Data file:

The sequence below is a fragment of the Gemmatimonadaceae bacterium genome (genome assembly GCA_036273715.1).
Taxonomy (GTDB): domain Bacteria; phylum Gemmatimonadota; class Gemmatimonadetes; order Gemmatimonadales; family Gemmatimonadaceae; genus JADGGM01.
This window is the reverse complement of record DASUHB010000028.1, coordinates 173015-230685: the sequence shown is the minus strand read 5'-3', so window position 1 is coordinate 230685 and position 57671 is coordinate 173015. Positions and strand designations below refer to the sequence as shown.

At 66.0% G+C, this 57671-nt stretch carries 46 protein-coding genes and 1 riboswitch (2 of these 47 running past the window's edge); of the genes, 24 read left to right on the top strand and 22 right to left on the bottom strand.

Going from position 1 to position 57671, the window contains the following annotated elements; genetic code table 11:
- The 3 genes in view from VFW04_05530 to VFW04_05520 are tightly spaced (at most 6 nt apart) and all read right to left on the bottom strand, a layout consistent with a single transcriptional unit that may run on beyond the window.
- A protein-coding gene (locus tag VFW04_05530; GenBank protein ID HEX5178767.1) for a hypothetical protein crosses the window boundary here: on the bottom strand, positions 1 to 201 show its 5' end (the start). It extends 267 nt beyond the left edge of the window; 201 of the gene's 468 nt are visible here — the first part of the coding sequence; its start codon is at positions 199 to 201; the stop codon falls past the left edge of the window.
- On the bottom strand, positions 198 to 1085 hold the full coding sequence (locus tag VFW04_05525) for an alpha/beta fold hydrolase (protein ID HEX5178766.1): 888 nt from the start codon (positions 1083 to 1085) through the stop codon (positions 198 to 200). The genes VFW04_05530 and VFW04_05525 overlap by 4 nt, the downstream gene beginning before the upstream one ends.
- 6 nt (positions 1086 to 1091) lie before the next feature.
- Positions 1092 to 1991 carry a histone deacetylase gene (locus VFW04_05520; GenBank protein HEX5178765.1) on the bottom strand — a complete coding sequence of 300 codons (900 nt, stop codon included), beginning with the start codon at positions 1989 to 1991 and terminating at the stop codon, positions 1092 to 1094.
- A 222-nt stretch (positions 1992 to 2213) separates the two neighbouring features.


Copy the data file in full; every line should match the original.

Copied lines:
The sequence below is a fragment of the Gemmatimonadaceae bacterium genome (genome assembly GCA_036273715.1).
Taxonomy (GTDB): domain Bacteria; phylum Gemmatimonadota; class Gemmatimonadetes; order Gemmatimonadales; family Gemmatimonadaceae; genus JADGGM01.
This window is the reverse complement of record DASUHB010000028.1, coordinates 173015-230685: the sequence shown is the minus strand read 5'-3', so window position 1 is coordinate 230685 and position 57671 is coordinate 173015. Positions and strand designations below refer to the sequence as shown.

At 66.0% G+C, this 57671-nt stretch carries 46 protein-coding genes and 1 riboswitch (2 of these 47 running past the window's edge); of the genes, 24 read left to right on the top strand and 22 right to left on the bottom strand.

Going from position 1 to position 57671, the window contains the following annotated elements; genetic code table 11:
- The 3 genes in view from VFW04_05530 to VFW04_05520 are tightly spaced (at most 6 nt apart) and all read right to left on the bottom strand, a layout consistent with a single transcriptional unit that may run on beyond the window.
- A protein-coding gene (locus tag VFW04_05530; GenBank protein ID HEX5178767.1) for a hypothetical protein crosses the window boundary here: on the bottom strand, positions 1 to 201 show its 5' end (the start). It extends 267 nt beyond the left edge of the window; 201 of the gene's 468 nt are visible here — the first part of the coding sequence; its start codon is at positions 199 to 201; the stop codon falls past the left edge of the window.
- On the bottom strand, positions 198 to 1085 hold the full coding sequence (locus tag VFW04_05525) for an alpha/beta fold hydrolase (protein ID HEX5178766.1): 888 nt from the start codon (positions 1083 to 1085) through the stop codon (positions 198 to 200). The genes VFW04_05530 and VFW04_05525 overlap by 4 nt, the downstream gene beginning before the upstream one ends.
- 6 nt (positions 1086 to 1091) lie before the next feature.
- Positions 1092 to 1991 carry a histone deacetylase gene (locus VFW04_05520; GenBank protein HEX5178765.1) on the bottom strand — a complete coding sequence of 300 codons (900 nt, stop codon included), beginning with the start codon at positions 1989 to 1991 and terminating at the stop codon, positions 1092 to 1094.
- A 222-nt stretch (positions 1992 to 2213) separates the two neighbouring features.